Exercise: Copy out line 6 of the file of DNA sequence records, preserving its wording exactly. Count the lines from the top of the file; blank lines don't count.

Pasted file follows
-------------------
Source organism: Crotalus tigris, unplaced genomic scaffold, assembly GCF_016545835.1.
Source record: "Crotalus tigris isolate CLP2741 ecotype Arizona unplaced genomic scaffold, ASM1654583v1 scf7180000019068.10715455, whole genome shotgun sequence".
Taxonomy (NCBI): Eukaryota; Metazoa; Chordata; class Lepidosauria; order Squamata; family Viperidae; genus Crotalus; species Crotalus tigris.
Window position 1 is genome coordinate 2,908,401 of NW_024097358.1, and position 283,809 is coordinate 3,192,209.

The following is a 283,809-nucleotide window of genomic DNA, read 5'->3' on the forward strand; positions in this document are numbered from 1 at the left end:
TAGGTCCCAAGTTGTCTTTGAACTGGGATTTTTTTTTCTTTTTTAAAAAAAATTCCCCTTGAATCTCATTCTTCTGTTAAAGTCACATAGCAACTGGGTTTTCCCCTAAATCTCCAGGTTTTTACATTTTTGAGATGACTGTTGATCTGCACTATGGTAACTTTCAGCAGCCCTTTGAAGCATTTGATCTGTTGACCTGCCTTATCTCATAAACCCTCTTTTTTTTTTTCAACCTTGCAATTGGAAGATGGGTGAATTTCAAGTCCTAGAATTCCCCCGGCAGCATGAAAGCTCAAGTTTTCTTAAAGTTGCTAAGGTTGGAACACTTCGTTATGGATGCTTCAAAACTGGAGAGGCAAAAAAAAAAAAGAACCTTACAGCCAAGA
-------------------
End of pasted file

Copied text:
TAGGTCCCAAGTTGTCTTTGAACTGGGATTTTTTTTTCTTTTTTAAAAAAAATTCCCCTTGAATCTCATTCTTCTGTTAAAGTCACATAGCAACTGGGTTTTCCCCTAAATCTCCAGGTTTTTACATTTTTGAGATGACTGTTGATCTGCACTATGGTAACTTTCAGCAGCCCTTTGAAGCATTTGATCTGTTGACCTGCCTTATCTCATAAACCCTCTTTTTTTTTTTCAACCTTGCAATTGGAAGATGGGTGAATTTCAAGTCCTAGAATTCCCCCGGCAGCATGAAAGCTCAAGTTTTCTTAAAGTTGCTAAGGTTGGAACACTTCGTTATGGATGCTTCAAAACTGGAGAGGCAAAAAAAAAAAAGAACCTTACAGCCAAGA